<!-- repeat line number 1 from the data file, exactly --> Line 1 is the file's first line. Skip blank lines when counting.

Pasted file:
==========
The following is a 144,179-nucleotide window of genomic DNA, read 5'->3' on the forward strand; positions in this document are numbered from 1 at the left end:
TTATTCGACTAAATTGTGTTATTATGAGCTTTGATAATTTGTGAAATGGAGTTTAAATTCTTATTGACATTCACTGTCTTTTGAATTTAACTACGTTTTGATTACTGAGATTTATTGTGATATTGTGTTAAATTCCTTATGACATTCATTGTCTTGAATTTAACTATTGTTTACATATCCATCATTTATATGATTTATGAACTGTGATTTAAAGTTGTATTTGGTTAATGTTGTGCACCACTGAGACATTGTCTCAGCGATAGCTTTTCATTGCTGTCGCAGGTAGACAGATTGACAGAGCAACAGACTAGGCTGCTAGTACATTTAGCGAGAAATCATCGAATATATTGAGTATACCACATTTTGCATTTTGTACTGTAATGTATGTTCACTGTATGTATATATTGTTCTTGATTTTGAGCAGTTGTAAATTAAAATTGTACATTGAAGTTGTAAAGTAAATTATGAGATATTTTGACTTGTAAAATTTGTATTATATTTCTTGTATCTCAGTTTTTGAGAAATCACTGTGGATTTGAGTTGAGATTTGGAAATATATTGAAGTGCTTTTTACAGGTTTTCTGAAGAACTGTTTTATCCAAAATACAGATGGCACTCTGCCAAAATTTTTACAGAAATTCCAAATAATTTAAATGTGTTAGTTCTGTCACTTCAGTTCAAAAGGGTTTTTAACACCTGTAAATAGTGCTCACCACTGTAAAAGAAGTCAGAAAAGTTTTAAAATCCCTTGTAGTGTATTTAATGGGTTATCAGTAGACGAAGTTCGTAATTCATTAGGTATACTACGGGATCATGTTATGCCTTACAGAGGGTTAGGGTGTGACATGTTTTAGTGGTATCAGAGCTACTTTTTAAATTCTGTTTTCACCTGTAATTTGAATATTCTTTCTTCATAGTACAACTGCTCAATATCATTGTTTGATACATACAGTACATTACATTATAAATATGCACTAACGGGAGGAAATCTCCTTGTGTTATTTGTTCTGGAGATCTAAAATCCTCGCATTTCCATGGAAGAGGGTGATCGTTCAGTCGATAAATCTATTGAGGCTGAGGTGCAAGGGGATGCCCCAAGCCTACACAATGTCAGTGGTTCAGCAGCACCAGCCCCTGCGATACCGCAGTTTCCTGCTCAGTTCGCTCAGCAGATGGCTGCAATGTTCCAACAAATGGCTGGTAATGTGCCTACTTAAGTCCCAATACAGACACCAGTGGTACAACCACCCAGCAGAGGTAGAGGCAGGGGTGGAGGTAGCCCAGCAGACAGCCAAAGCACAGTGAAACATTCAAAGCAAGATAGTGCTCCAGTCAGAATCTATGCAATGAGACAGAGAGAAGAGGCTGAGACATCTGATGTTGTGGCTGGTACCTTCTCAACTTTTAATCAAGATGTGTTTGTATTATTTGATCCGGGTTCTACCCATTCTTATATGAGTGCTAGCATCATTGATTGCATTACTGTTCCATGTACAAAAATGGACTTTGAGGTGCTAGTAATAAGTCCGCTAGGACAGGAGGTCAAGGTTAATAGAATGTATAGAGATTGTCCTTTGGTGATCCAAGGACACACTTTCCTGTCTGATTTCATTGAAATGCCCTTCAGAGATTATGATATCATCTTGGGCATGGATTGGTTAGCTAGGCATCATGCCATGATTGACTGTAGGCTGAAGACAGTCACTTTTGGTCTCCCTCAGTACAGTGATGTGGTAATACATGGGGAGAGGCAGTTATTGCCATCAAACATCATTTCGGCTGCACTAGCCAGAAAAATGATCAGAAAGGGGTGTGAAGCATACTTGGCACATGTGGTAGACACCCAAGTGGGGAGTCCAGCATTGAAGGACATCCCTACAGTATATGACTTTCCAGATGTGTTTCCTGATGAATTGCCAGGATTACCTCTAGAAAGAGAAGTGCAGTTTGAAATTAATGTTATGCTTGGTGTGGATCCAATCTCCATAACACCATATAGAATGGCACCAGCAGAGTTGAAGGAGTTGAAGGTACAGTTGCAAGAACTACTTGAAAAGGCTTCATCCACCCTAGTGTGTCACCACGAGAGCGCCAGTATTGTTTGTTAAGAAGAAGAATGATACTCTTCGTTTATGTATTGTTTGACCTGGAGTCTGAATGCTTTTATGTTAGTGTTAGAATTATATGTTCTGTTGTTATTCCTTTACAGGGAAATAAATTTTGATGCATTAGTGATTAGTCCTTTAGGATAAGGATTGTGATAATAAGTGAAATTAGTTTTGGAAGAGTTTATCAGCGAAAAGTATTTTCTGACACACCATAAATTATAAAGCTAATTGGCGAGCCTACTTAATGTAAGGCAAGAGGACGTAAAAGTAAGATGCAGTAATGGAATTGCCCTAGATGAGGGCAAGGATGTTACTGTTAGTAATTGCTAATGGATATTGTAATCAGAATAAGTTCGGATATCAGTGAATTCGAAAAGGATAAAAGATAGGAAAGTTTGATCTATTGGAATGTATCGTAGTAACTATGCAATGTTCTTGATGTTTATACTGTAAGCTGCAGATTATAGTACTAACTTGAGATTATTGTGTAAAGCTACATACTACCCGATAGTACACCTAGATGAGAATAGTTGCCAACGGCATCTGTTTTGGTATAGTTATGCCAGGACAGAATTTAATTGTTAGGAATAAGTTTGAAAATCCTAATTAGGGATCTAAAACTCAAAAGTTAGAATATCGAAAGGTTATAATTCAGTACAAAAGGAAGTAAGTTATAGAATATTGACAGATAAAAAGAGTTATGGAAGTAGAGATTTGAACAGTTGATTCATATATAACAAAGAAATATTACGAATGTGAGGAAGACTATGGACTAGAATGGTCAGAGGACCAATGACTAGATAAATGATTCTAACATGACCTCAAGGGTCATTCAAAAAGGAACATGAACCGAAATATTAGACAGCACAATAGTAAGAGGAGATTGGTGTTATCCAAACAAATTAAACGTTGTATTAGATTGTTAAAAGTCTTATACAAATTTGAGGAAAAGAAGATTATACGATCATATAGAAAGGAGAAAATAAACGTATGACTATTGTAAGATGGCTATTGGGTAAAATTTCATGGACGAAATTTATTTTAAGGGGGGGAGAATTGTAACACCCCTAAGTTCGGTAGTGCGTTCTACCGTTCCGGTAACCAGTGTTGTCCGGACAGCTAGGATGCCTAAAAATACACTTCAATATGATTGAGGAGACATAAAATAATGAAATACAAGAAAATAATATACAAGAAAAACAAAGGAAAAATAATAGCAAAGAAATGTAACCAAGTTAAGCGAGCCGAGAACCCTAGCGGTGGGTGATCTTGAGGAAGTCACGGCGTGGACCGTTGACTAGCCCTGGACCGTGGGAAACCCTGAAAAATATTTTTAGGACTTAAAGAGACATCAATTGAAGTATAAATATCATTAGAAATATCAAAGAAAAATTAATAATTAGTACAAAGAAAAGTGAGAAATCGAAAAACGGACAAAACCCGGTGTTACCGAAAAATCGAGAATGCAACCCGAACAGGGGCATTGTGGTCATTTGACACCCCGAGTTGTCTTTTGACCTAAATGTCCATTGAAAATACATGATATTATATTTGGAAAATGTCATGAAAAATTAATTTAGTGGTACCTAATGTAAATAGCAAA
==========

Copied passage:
The following is a 144,179-nucleotide window of genomic DNA, read 5'->3' on the forward strand; positions in this document are numbered from 1 at the left end: